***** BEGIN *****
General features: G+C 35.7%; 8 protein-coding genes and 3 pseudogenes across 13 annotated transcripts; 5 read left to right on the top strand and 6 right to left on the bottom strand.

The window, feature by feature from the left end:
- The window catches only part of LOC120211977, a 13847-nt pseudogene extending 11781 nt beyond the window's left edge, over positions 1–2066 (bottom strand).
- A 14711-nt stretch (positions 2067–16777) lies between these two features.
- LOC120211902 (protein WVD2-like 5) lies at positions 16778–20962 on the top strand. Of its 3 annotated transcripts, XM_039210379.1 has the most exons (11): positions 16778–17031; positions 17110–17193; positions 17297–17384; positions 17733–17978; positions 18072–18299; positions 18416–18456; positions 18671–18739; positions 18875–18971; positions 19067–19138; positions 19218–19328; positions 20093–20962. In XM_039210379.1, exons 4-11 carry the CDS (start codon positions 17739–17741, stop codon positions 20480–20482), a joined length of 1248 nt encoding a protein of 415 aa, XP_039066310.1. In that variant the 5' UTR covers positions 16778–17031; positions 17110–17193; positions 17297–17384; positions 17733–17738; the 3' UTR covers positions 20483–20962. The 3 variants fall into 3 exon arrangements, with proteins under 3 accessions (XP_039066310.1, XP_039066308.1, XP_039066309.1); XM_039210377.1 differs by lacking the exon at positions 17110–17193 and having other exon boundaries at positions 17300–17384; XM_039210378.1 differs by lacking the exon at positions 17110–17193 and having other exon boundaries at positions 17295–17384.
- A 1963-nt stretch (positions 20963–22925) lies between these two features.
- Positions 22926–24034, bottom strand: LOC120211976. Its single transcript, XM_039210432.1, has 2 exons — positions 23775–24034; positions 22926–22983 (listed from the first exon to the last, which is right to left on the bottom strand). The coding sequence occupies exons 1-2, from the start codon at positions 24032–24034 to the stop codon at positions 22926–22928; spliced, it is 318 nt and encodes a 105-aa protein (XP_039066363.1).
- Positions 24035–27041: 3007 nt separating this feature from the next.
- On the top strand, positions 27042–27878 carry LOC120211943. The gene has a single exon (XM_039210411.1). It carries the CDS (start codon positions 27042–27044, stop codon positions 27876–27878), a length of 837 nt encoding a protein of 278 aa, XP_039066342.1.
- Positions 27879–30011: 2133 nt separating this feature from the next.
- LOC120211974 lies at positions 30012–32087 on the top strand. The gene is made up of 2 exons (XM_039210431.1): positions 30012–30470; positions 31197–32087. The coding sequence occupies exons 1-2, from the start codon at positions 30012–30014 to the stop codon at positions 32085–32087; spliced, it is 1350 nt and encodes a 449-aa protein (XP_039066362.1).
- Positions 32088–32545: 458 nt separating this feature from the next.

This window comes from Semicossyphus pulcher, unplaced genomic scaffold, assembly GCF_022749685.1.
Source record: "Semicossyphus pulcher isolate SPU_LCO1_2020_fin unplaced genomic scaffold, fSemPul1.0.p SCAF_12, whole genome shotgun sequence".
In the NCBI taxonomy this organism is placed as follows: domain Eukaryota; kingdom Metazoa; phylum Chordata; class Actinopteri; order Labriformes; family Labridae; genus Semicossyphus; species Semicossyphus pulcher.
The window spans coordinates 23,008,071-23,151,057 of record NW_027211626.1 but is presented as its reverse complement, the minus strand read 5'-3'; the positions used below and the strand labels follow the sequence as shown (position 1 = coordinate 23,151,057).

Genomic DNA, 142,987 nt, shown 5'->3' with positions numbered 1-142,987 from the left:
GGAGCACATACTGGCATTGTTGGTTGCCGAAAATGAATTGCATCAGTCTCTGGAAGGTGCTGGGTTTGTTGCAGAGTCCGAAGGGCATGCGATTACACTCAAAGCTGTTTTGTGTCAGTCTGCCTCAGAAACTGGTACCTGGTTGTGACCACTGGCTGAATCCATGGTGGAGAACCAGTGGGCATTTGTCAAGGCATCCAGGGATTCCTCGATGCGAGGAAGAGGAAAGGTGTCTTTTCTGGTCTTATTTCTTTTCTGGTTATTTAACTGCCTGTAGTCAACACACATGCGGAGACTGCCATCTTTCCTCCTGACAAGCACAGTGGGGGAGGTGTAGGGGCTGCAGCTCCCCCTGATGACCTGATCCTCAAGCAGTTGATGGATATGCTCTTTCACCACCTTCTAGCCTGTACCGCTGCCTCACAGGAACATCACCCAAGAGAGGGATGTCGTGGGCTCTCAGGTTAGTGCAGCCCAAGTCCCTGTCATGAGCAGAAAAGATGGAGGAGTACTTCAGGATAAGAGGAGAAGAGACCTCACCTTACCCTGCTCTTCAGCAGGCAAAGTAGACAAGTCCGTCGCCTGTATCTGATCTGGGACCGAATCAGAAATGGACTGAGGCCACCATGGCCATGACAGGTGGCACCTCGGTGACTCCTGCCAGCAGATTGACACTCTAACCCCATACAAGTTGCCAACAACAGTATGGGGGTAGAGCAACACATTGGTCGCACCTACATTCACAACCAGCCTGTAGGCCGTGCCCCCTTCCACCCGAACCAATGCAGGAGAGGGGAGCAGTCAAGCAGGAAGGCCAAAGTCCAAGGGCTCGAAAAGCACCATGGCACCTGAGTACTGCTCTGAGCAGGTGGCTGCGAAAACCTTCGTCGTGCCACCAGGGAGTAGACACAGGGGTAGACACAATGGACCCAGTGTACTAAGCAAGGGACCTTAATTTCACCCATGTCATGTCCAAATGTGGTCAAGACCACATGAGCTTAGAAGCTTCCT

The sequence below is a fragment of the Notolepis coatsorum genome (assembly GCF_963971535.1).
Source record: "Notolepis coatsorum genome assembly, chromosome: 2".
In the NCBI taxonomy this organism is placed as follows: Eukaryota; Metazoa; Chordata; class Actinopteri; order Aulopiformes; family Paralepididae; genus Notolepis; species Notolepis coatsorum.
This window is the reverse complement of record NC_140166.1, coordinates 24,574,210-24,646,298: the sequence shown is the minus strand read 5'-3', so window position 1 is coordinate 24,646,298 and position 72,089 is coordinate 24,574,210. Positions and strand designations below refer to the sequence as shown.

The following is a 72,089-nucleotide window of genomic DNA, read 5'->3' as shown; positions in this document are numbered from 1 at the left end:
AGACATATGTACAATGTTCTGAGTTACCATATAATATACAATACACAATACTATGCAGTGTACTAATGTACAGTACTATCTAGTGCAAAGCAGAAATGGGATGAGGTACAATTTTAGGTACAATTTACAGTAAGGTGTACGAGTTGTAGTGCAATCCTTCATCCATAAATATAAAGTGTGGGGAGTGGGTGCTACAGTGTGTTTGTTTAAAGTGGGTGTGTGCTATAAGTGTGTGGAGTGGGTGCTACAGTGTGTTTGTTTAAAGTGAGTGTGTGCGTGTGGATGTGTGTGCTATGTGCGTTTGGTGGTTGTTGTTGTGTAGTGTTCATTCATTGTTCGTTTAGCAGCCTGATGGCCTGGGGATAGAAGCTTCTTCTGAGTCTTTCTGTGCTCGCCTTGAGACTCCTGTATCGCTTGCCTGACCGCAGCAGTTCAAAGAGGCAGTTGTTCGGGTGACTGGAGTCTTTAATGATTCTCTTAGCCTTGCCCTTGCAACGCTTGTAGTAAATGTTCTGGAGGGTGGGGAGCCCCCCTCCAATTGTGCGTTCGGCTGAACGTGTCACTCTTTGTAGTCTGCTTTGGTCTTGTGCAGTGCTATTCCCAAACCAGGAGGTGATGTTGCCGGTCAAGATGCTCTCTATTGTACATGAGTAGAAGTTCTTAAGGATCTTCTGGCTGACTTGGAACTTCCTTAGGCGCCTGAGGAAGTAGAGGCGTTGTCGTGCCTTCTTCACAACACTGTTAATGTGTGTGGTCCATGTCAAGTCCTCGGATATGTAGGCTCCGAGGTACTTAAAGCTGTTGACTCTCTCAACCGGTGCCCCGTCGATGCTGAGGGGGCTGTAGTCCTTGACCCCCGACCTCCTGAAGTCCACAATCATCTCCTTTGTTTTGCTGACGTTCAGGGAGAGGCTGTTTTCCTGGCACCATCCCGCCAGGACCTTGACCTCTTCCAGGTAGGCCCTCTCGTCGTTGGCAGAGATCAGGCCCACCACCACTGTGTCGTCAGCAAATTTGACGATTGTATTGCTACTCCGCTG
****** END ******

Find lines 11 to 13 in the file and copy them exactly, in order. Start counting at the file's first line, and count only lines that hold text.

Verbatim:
- LOC120211974 lies at positions 30012–32087 on the top strand. The gene is made up of 2 exons (XM_039210431.1): positions 30012–30470; positions 31197–32087. The coding sequence occupies exons 1-2, from the start codon at positions 30012–30014 to the stop codon at positions 32085–32087; spliced, it is 1350 nt and encodes a 449-aa protein (XP_039066362.1).
- Positions 32088–32545: 458 nt separating this feature from the next.

This window comes from Semicossyphus pulcher, unplaced genomic scaffold, assembly GCF_022749685.1.